Joshua Hamel (10th grade) - Schaeffer Academy (Rochester)

Joshua Hamel (10th grade) - Schaeffer Academy (Rochester)

Joshua Hamel is a junior at Schaeffer Academy in Rochester, Minnesota. He is very interested in the technology of the Civil War, and he created a documentary for History Day exploring the effects of the telegraph on the Civil War. He is eager to learn more about and explore Gettysburg on the trip.

“I look forward to learning more about the First Minnesota Volunteer Infantry Regiment (thrilled to retrace their steps) and the rest of the Battle of Gettysburg if I am selected to accompany the Minnesota delegation to the 150th anniversary commemoration" - Joshua Hamel

Joshua's Essay

Dear President Lincoln, One hundred fifty years ago, you were asked to give a simple speech to honor the fallen of the Union. However, you did more, amplifying your speech and changing America’s view of the Civil War. With broad perspective, you defined the vast conflict within this country not as a sectional conflict, but as a test of democracy that would change the course of history: not only America’s, but also the world’s! During the Revolutionary War, the eyes of Europe were fixed upon America, knowing that that war would prove whether democracy could conquer the tyranny of absolute government. Similarly, you recognized and expressed in your speech that the Civil War was another test of democracy, one that would prove its ability to conquer the opposite extreme that rises from within: anarchy. Thankfully, the brave men of the Union did dedicate themselves to the great task of saving our country, and as you predicted, the nation received “a new birth of freedom.” You personally helped permanently free all American slaves, and freedom marched onwards even after your death. Within five years, constitutional amendments gave all African Americans citizenship and the right to vote, and in fifty more years women could vote too. The people of the United States also dedicated themselves to spreading democracy to other nations. Its example inspired Europe to create more democracies, and twice the US fought nobly alongside their men when absolutist regimes threatened to destroy them. The history of this nation is an ongoing test. Sometimes we have blundered, sometimes we have schemed, and sometimes we have fought the very ideals that gave this country being. But we have not fallen. I deeply hope that my generation will have the courage and conviction needed to uphold this government in the tests to come.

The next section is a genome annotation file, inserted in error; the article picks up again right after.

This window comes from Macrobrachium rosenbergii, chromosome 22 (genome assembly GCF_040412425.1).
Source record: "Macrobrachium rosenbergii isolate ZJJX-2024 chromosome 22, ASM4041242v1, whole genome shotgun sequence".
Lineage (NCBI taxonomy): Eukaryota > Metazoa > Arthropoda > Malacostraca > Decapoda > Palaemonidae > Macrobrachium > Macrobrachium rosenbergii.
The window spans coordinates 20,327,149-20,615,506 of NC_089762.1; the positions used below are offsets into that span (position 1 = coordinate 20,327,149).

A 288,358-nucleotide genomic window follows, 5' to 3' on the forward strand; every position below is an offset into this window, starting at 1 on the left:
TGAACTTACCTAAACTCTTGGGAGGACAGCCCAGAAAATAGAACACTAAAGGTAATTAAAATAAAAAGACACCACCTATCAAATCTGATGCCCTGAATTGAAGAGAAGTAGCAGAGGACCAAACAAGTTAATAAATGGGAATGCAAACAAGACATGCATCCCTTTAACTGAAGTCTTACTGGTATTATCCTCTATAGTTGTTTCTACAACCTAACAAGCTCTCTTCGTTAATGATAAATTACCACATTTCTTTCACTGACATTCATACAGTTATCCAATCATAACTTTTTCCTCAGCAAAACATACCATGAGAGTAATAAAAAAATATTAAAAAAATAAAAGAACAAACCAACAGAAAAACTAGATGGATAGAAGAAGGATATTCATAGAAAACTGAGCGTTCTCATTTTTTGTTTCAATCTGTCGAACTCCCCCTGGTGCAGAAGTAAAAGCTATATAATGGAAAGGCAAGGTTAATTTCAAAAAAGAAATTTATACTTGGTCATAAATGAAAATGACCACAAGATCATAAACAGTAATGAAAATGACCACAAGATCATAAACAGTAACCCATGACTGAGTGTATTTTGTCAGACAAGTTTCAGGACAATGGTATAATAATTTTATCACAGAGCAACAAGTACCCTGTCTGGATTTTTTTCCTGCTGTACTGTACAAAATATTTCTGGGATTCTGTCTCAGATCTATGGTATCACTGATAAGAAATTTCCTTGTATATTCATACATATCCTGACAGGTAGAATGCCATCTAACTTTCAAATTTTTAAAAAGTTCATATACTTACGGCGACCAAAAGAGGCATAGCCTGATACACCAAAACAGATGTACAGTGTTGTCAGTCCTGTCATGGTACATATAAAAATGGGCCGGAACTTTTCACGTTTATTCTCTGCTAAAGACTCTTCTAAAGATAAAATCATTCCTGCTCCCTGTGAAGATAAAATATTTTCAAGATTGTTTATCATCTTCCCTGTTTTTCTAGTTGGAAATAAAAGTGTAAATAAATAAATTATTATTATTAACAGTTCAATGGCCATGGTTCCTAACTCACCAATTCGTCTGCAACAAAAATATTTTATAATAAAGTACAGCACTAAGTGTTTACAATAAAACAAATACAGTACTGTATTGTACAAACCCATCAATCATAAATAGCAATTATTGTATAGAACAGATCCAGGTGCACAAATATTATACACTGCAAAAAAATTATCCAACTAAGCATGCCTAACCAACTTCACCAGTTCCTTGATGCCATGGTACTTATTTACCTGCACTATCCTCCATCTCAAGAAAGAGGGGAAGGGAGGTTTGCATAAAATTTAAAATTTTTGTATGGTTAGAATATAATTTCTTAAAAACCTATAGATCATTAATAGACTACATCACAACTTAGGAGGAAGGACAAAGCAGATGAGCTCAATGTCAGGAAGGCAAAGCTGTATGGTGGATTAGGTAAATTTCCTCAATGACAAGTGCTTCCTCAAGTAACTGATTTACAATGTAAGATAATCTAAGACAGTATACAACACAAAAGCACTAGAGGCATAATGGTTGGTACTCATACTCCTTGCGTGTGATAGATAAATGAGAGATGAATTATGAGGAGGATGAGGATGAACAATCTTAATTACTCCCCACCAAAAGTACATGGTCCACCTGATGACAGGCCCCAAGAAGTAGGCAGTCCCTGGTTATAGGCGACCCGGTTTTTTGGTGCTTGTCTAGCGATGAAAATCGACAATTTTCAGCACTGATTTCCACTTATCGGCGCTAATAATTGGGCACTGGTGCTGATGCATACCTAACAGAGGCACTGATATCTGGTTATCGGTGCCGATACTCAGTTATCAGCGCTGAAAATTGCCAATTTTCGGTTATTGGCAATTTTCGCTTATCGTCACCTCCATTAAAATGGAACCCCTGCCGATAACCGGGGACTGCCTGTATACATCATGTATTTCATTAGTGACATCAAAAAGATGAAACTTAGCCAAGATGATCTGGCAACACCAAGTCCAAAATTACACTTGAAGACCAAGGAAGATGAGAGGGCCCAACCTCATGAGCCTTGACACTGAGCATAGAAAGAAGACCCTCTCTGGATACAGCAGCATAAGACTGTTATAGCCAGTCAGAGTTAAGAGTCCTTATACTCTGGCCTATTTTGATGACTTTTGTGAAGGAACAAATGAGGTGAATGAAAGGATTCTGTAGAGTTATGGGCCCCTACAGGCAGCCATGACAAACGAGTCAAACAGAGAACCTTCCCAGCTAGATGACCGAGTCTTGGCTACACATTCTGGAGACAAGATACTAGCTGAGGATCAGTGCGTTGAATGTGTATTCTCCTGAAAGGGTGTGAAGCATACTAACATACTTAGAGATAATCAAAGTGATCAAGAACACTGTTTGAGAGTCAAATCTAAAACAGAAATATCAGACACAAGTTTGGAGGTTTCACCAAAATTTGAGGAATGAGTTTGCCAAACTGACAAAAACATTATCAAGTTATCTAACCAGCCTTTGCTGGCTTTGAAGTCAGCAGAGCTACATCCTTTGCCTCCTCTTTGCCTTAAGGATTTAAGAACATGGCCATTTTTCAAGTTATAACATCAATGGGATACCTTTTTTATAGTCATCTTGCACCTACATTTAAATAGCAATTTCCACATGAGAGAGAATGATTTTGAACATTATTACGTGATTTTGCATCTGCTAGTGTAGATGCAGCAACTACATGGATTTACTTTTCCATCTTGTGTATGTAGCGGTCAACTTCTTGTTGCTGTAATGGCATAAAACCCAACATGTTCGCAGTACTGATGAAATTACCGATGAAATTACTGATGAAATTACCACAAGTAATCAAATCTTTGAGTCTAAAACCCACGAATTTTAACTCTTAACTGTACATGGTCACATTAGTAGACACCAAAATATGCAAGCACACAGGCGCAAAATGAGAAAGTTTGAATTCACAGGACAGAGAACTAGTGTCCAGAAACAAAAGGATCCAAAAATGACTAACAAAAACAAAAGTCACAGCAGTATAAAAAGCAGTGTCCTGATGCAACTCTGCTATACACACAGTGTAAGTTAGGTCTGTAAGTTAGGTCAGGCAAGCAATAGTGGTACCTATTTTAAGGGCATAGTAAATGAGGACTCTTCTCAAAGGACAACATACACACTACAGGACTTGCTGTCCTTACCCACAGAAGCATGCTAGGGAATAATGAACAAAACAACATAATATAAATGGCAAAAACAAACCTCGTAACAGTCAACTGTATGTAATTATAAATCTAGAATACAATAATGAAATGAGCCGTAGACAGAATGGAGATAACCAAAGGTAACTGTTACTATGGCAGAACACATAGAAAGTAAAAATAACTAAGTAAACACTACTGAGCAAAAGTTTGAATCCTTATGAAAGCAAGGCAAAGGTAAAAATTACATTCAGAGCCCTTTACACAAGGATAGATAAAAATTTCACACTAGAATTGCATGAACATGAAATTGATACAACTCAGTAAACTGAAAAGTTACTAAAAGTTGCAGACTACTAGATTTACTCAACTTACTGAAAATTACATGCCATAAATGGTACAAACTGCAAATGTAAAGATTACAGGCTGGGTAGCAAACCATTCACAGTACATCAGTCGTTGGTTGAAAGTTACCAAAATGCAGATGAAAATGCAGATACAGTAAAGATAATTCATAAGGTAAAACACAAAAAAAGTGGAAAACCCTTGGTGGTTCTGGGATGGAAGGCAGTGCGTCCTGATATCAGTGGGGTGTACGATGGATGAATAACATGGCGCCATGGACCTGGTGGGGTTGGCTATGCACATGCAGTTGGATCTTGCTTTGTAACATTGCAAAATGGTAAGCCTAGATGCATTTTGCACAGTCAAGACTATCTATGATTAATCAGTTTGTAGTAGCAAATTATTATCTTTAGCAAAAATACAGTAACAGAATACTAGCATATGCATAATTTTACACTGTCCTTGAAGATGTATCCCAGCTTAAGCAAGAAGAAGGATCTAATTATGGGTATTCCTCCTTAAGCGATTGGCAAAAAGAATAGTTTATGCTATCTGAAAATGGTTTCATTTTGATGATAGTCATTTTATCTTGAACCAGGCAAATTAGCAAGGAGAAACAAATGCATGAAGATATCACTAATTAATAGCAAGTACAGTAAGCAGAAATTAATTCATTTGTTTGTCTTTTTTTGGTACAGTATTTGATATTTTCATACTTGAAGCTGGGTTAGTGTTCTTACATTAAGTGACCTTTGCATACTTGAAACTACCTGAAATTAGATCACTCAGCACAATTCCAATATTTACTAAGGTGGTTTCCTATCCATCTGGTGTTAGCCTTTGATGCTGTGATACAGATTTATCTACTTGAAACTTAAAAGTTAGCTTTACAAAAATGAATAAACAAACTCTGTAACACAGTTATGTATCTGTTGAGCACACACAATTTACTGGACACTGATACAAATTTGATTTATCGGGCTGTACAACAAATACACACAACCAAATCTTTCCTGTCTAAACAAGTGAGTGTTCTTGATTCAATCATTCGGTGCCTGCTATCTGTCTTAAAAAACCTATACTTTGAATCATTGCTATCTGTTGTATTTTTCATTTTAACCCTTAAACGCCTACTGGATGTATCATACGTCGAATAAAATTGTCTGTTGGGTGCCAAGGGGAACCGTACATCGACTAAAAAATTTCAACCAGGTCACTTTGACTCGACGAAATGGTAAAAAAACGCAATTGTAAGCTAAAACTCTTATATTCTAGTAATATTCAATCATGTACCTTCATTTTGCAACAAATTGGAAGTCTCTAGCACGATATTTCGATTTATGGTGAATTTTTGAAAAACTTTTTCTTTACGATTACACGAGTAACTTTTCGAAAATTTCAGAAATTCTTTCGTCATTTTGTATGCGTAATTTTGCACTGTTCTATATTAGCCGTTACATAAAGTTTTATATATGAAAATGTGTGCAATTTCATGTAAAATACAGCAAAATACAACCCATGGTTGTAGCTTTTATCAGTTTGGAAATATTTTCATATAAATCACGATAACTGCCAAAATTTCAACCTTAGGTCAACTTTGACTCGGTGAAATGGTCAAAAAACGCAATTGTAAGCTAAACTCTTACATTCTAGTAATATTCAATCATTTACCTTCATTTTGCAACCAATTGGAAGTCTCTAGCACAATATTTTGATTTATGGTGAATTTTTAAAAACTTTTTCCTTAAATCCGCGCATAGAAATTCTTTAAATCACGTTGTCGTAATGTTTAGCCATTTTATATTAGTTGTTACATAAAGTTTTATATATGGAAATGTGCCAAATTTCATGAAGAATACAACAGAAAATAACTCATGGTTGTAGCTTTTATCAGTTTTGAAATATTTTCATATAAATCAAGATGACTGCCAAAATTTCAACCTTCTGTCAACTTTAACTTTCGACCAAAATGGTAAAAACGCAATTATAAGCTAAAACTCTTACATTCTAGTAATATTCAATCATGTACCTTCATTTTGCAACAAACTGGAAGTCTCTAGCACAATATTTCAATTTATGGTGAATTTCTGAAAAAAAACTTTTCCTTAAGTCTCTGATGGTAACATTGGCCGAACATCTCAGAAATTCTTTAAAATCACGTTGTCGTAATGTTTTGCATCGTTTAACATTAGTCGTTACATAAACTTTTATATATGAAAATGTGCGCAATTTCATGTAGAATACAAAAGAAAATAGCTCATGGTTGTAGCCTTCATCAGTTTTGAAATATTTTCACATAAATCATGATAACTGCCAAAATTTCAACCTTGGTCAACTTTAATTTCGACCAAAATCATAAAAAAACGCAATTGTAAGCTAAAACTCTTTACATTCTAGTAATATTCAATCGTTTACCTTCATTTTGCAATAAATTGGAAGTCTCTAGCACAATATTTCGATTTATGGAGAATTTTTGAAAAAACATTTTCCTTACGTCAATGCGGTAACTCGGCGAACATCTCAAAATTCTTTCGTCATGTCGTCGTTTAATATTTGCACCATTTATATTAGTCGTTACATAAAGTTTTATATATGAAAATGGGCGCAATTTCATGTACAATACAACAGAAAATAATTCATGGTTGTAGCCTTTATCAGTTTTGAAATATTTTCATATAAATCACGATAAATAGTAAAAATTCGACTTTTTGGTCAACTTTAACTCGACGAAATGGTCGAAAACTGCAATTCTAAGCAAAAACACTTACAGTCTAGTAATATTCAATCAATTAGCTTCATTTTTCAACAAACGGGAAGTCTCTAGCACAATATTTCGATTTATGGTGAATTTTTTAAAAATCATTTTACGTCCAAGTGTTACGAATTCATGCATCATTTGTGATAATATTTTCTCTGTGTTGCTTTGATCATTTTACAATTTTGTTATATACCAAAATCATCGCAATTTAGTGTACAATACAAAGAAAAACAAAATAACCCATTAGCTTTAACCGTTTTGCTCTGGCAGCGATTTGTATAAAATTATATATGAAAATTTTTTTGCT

"I look forward to learning more about the First Minnesota Volunteer Infantry Regiment (thrilled to retrace their steps) and the rest of the Battle of Gettysburg if I am selected to accompany the Minnesota delegation to the 150th anniversary commemoration"

- Joshua Hamel -

Gettysburg Address

Four score and seven years ago our fathers brought forth on this continent a new nation, conceived in liberty, and dedicated to the proposition that all men are created equal.

Now we are engaged in a great civil war, testing whether that nation, or any nation, so conceived and so dedicated, can long endure. We are met on a great battlefield of that war. We have come to dedicate a portion of that field, as a final resting place for those who here gave their lives that that nation might live. It is altogether fitting and proper that we should do this. But, in a larger sense, we can not dedicate, we can not consecrate, we can not hallow this ground. The brave men, living and dead, who struggled here, have consecrated it, far above our poor power to add or detract. The world will little note, nor long remember what we say here, but it can never forget what they did here. It is for us the living, rather, to be dedicated here to the unfinished work which they who fought here have thus far so nobly advanced. It is rather for us to be here dedicated to the great task remaining before us—that from these honored dead we take increased devotion to that cause for which they gave the last full measure of devotion—that we here highly resolve that these dead shall not have died in vain—that this nation, under God, shall have a new birth of freedom—and that government of the people, by the people, for the people, shall not perish from the earth.